Publication Info: Published November 6th 2018 by Brilliance Audio. Other editions available. I listened to the audio edition through my Kindle Unlimited subscription.
Summary: After Ruby Wagner’s brother is killed in one of the earliest battles in World War I, she decides to follow in his footsteps and aid her country in the war effort. She reads a notice that the Army Signal Corps is looking for female switchboard operators.
Ruby currently works as a switchboard operator for the local telephone company in Philadelphia. Thanks to her upwardly mobile mother, Ruby is also fluent in French and has excellent elocution. Ruby takes the exams and passes with flying colors. Much to her parents’ dismay, Ruby heads near the front lines in France, connecting calls and translating messages between Generals. She is also assigned to be the leader of her group, sometimes making difficult decisions as she balances duty with the women’s personal needs.
As part of the Main Line in Philadelphia, Ruby’s life was mapped out for her by her parents. They encouraged an engagement to a suitable young man and Ruby feels duty-bound to see the marriage through if they both survive the war. But the social changes brought about by the war, her new-found inner strength and her relationship with a young medic make her question the path she was expected to follow.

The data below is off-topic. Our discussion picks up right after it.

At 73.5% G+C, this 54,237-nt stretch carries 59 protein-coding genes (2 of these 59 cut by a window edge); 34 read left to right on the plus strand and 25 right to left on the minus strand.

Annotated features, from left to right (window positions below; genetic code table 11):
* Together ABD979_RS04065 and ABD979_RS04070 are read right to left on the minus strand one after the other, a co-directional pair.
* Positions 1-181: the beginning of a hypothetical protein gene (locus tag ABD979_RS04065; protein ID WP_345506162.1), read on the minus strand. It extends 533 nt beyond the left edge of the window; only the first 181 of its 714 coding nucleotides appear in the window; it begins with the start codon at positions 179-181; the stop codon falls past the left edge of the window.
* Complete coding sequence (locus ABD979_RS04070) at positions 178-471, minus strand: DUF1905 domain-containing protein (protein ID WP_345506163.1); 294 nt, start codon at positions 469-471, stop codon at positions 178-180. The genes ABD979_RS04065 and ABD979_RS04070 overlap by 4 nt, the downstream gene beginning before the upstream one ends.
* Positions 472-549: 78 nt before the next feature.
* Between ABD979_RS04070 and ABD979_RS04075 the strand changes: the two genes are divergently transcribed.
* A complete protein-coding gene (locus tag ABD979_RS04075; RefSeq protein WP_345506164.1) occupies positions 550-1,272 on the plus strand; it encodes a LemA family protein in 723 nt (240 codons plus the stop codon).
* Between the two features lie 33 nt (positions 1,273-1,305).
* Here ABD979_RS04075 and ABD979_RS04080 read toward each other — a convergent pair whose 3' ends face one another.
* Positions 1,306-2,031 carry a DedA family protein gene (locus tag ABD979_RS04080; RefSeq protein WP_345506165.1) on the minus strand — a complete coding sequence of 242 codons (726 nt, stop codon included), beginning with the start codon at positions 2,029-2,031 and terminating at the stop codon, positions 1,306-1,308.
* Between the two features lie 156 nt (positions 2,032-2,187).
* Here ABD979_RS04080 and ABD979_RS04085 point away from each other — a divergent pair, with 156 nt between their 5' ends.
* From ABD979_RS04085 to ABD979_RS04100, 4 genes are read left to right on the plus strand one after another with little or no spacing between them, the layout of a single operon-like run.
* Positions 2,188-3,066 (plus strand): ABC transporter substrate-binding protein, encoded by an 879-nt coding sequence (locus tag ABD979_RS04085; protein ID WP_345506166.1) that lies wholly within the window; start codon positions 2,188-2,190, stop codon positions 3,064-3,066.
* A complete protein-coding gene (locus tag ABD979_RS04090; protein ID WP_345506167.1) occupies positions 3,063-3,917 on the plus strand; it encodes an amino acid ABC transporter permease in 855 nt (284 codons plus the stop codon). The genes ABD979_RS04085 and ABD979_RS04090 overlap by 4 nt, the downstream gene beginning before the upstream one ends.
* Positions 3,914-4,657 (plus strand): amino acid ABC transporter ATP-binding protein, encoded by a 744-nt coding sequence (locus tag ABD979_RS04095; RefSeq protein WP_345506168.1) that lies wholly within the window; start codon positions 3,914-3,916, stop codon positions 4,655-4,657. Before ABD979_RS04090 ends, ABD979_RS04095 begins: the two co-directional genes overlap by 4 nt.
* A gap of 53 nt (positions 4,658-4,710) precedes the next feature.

Comments: When I picked up Girls on the Line , I didn’t have high expectations, despite the glowing reviews on Amazon. And indeed, for the first few chapters of the book, the story seemed a bit simplistic and predictable. I was also put off by the narrator’s clipped tones. But as I got into the story, I not only came to feel deeply for the characters, but I also learned a lot.
My schooling rather breezed through World War I, and being a child of the 60’s, I wasn’t taught about women’s accomplishments. I’d never heard of the Hello Girls, the group of women on which this novel was based. The author does a credible job of bringing their experiences to life and it is obvious she did a lot of research. In the afterward, Runyan discusses some of the material she had access to as she wrote their story.
Highly recommended for readers of Historical Fiction, especially novels concentrating on World War I.
My rating: 5 Stars